When I was an adolescent and pre-teen, my limited wardrobe consisted mainly of patched jeans and rock concert t-shirts, and because I went to public schools, that’s what I wore. Although I didn’t mind (and probably preferred it at the time), I’ve always been smitten with the look of school uniforms: perfectly pleated plaid skirts, crisp white collared shirts, neat cardigans and loafers to tie it all together. So when I bought this black and white schoolgirl skirt at a thrift store recently, I began to reflect on education and how lucky we in this country are to have access to schools.
I know our country’s school system is far from perfect. Not all teachers and schools are created equal, and not all families emphasize the importance of education the way they should. But we don’t have to fight for access the way others have and continue to do. Being shot in the head by a Taliban gunman only strengthened Malala Yousafzai’s resolve to fight for girls’ education. Here in the U.S., we’re not breaking some backward cultural norm by sending our daughters to school, and our public schools are safe (as safe as anywhere else these days), open and free to all.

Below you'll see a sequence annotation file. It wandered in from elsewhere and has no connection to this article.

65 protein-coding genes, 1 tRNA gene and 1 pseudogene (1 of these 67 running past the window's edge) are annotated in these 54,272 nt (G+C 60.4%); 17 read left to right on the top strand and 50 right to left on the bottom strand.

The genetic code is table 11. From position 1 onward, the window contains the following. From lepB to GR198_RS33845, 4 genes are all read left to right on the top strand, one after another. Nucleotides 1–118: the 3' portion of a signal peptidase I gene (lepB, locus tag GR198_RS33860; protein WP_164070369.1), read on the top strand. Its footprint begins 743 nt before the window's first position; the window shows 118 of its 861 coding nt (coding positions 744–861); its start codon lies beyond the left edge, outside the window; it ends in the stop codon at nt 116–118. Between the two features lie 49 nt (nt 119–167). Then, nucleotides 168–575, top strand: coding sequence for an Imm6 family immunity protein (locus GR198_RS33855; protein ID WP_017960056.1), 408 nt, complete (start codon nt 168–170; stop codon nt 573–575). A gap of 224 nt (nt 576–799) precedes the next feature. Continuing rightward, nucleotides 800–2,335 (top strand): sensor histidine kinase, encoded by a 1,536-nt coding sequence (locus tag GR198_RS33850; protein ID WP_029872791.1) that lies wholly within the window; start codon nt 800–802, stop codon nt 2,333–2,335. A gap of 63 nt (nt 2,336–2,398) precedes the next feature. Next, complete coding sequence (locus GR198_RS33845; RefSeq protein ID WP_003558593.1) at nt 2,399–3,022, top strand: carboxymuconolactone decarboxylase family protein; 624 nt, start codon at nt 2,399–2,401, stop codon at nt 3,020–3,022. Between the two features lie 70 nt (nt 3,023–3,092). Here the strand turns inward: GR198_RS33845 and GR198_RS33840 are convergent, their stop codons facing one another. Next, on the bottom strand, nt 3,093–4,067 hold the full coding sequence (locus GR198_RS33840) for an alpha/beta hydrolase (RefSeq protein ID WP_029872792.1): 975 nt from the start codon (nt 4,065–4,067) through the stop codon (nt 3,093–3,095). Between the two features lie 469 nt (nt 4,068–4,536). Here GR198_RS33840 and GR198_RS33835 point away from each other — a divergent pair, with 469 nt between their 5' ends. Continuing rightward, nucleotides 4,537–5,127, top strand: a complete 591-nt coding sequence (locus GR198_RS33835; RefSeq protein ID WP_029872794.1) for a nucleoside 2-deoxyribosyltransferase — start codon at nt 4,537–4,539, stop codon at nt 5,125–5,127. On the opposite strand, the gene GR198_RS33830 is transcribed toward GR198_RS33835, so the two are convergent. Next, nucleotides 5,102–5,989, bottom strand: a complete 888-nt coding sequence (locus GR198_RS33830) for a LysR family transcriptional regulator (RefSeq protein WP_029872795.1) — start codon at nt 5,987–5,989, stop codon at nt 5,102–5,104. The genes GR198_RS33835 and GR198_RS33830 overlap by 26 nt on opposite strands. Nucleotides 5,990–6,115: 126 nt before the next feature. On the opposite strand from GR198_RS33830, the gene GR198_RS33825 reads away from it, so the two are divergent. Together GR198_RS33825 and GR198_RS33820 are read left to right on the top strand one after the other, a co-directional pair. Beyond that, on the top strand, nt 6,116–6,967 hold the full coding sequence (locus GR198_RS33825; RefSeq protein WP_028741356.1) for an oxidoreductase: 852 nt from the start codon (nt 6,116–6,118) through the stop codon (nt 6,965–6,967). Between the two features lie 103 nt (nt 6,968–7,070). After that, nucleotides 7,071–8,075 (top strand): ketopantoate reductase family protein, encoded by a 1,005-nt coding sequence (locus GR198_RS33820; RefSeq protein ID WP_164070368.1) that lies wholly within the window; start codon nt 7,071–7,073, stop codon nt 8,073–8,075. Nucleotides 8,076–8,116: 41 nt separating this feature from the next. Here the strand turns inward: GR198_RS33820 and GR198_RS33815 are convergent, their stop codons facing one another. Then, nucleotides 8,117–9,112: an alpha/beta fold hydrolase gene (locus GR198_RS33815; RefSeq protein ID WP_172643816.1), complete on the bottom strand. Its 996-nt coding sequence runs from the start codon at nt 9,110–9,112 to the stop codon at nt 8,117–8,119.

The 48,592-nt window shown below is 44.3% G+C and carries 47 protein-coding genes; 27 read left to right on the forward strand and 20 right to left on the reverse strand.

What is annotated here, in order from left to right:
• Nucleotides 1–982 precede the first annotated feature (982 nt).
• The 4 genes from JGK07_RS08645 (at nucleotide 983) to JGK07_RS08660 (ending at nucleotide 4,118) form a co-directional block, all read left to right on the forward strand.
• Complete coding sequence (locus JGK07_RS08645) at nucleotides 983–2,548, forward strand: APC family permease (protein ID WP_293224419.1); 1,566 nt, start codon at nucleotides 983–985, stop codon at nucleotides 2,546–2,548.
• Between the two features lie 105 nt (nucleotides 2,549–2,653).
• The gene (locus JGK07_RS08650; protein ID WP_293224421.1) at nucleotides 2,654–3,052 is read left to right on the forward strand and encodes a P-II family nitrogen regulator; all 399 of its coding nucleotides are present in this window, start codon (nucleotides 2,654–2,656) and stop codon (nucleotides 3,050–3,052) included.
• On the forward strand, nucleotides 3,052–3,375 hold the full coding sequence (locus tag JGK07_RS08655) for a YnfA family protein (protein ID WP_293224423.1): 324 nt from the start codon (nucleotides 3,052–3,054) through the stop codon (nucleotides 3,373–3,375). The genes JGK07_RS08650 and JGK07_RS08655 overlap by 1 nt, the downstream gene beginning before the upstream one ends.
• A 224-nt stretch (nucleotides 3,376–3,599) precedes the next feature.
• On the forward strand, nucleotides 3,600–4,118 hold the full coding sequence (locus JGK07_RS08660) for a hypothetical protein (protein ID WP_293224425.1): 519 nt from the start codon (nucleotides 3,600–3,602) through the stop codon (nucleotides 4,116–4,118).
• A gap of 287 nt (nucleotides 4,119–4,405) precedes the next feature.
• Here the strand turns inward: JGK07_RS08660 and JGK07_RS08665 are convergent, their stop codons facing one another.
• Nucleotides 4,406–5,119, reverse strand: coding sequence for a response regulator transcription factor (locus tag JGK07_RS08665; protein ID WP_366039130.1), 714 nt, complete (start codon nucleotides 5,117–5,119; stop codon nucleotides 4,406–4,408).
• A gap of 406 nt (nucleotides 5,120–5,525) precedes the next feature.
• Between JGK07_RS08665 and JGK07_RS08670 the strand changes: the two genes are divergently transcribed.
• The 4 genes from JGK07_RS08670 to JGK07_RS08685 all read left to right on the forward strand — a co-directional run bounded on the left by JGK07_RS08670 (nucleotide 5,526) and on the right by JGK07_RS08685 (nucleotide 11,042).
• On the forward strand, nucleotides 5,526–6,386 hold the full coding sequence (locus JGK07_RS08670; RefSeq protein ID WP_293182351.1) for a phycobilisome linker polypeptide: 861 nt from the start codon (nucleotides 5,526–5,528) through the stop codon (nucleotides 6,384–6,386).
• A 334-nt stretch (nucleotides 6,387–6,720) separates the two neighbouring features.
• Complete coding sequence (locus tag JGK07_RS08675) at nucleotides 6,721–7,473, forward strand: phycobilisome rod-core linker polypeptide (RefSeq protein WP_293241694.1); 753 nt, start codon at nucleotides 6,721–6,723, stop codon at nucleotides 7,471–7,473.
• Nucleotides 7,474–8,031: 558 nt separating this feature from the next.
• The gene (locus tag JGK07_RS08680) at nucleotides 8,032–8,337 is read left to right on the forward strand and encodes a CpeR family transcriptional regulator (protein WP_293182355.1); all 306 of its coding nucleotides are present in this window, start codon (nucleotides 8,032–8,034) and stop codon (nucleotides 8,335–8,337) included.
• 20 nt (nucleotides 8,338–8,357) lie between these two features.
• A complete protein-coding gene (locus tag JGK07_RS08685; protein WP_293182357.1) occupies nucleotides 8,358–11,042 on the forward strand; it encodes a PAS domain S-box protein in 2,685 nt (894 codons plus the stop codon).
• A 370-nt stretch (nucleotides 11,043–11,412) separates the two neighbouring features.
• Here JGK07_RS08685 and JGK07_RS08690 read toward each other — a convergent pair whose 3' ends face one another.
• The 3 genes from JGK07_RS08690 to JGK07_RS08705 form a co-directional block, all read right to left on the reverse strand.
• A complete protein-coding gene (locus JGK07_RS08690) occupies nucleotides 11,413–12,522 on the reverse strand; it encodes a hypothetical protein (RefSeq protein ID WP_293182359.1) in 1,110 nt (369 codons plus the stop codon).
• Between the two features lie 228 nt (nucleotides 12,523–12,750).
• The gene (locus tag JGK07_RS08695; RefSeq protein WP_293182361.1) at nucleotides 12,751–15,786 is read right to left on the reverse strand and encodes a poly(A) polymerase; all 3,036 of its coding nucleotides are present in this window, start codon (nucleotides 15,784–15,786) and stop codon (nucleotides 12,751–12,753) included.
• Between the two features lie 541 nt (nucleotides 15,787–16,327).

Education, especially for women, is critical for independence. Education raises you up. An education opens doors, giving you opportunities you wouldn’t otherwise have had. It opens your mind and challenges your beliefs. Best of all, whatever you learn and accomplish will forever be yours.
To my mind, this philosophy applies not just to a college education, but also to a vocational one. Plumbers and nurses are as critical to our society as journalists and teachers, and you will always own the knowledge and skill you acquire from a vocational education.
When my two girls were young, I encouraged them to value education because no one could take that away from them. Whenever we drove past a university, I’d point it out as an option. They were witness to the nine years it took me to get my bachelor’s degree, going to classes on evenings and weekends because I was working full time, and they heard me deliver the student graduation speech at my commencement. When they were in high school, we visited numerous colleges, and both of them eventually enrolled. In the end, one finished and the other didn’t. Still, hope springs eternal.
American Education Week is Nov. 13-17, 2017. I think I’ll donate to a book drive and volunteer to speak to a class about what it took for me to get my education and build my career. Will you join me by doing something similar? As Margaret Fuller once said, “If you have knowledge, let others light their candles in it.”